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Penn station

"Penn station" Continued...

Issue: "Rick Santorum: Penn Station," April 30, 2005

At 10:14 the senator slipped into his seat on the dais in a committee hearing room; he offered a few sentences about the good work nonprofit organizations are doing and slipped out at 10:26 for a meeting of the eight members of the GOP Senate leadership team in Majority Leader Bill Frist's office-no reporters allowed. Afterwards he said the GOP leaders discussed big issues of the week-Social Security, judicial appointments, immigration-along with nuts-and-bolts aspects of bills on the floor and problematic amendments likely to be offered.

(The hardest nut to crack philosophically is immigration, and Sen. Santorum admits that he's torn on the subject: "I'm the son of an immigrant [from Italy], so I have some sense of that . . . we should increase the number who can come legally . . . we have to deal with national security concerns." He recognizes the impact that abortion has had in reducing the young population of the United States, and says, "It's hard to grow the economy with a shrinking number of people"-and immigration makes up for that gap.)

When the meeting ended at 11:53 he walked back to his own office and after 10 seconds asked his scheduler, "OK, where am I off to now?" One minute later he was listening to constituents hoping to sell food to the Department of Defense and wanting their senator's help in landing a contract. He asked, "What do you need? A letter of support?"

The response was immediate: "A strong letter of support."

He asked, "How much will this save the government?" and, after some numbers were thrown around, he responded, "OK, we'll see what we can do."

Ba-da-dum, time to move to another conference room and another topic: How about allowing more sales of Pennsylvania agricultural products to Cuba?

His response: "I'm not a big fan of that. . . . You're propping up a government that's hostile and spreading its hostility."

Ba-da-dum, but what about attaining "fair trade" through establishing more tariffs to protect Pennsylvania farmers?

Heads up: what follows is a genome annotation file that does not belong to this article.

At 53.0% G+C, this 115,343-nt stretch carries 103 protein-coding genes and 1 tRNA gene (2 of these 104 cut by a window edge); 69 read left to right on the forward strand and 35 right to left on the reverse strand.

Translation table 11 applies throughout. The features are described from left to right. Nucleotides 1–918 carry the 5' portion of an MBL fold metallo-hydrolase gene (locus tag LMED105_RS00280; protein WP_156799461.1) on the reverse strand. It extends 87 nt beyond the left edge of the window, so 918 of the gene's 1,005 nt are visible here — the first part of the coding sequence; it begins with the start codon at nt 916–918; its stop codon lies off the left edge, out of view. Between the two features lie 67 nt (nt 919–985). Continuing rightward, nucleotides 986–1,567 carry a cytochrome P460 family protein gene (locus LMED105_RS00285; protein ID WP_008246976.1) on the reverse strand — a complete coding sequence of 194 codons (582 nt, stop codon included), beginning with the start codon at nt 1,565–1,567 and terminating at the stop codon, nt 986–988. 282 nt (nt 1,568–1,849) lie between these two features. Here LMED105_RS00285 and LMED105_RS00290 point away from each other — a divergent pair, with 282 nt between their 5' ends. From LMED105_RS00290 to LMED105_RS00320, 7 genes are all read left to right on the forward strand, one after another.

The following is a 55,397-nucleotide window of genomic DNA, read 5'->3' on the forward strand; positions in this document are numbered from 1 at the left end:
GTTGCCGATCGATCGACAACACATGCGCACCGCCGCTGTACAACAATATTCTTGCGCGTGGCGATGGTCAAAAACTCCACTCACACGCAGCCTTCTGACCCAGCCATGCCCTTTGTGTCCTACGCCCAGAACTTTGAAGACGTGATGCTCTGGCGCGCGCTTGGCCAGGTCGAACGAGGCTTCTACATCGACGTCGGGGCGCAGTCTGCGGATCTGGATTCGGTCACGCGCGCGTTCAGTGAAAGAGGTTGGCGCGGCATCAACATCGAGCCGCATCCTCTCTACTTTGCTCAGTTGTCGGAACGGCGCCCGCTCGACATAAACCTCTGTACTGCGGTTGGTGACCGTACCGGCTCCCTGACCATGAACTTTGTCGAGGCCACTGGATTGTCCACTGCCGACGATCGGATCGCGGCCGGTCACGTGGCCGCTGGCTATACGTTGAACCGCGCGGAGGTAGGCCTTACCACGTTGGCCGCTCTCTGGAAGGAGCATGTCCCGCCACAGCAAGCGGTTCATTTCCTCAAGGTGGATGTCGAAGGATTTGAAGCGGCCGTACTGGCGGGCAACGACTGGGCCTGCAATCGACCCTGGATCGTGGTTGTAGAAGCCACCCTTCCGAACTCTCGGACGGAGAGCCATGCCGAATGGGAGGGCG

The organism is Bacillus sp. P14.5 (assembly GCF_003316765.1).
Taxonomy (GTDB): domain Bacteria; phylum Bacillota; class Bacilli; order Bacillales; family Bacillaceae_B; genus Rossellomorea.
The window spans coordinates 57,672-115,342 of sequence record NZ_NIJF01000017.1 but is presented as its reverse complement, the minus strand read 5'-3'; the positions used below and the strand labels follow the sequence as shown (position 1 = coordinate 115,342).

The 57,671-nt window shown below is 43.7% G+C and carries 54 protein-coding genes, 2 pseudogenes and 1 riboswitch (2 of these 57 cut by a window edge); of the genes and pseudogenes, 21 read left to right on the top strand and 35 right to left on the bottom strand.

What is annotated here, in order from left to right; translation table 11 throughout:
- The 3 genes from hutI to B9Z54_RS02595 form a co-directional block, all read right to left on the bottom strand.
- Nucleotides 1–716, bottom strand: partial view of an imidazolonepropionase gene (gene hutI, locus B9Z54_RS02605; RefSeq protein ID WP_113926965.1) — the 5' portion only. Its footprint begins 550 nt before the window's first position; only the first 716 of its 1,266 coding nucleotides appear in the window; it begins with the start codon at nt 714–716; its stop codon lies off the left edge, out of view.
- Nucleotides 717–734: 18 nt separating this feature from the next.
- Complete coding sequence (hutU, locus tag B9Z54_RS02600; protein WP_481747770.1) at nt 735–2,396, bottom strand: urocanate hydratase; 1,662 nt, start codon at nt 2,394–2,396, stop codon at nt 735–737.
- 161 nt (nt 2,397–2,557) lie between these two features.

Mr. Santorum replied, "You make it fair by having free trade in the region. That's free and fair." And he still could not get away: "Any chance to do a fundraiser in September in Lancaster?" Noncommittal response.

Next up were seven graduate students from Pennsylvania asking why Pennsylvania lags in business growth. The senator responded, "We have very high rates of taxation . . . a legal and regulatory climate that's very unfriendly . . . education needs to be improved."

To a question about the purpose of the federal government, Mr. Santorum replied, "Read the preamble to the Constitution. Provide for the common defense. That's first and foremost. Promote the general welfare: Government's job isn't to do it, but to create an environment in which others can work for the common good."

Ba-da-dum, ready to go, but 20 more graduate students suddenly crowded into the room and asked Sen. Santorum about his strong opposition to same-sex marriage and abortion. He tried to take them back to basics: "The founders knew that when liberty is reduced to the issue of choice, it's reduced to license, and ultimately there's chaos." He moved his hands back and forth like trees blowing in a gale. "If you just do what you want to do, you're ultimately going to hurt other people. . . . Anything you do, you're imposing your moral code. . . . To suggest that the freedom to have an abortion is not imposing a worldview is laughable."

Ba-da-dum, and he was outside the conference room asking his scheduler, "Where am I supposed to go?"

At 12:36 he was late for a nine-year-old prayer-and-accountability group meeting at Trent Lott's office with three other senators. The issues discussed are "very personal . . . we try to keep politics out." But in the corridor the graduate students wanted a photo of him with all of them, and after a few seconds of milling about-how to fit in everyone-the senator took charge: "Let's have five guys in front take a knee . . . tall ones in back."

That done, Mr. Santorum raced off to prayer and then a policy lunch with all the Republican senators and a few senior staff members in the Mansfield Room of the Capitol. There politics was most definitely in and Social Security the entree. At 2:15 he patiently answered "stakeout" questions in the corridor before three television cameras, five microphones, 10 print reporters, and bright lights that contributed to a sheen of sweat on strands of hair curling behind the senator's ears.

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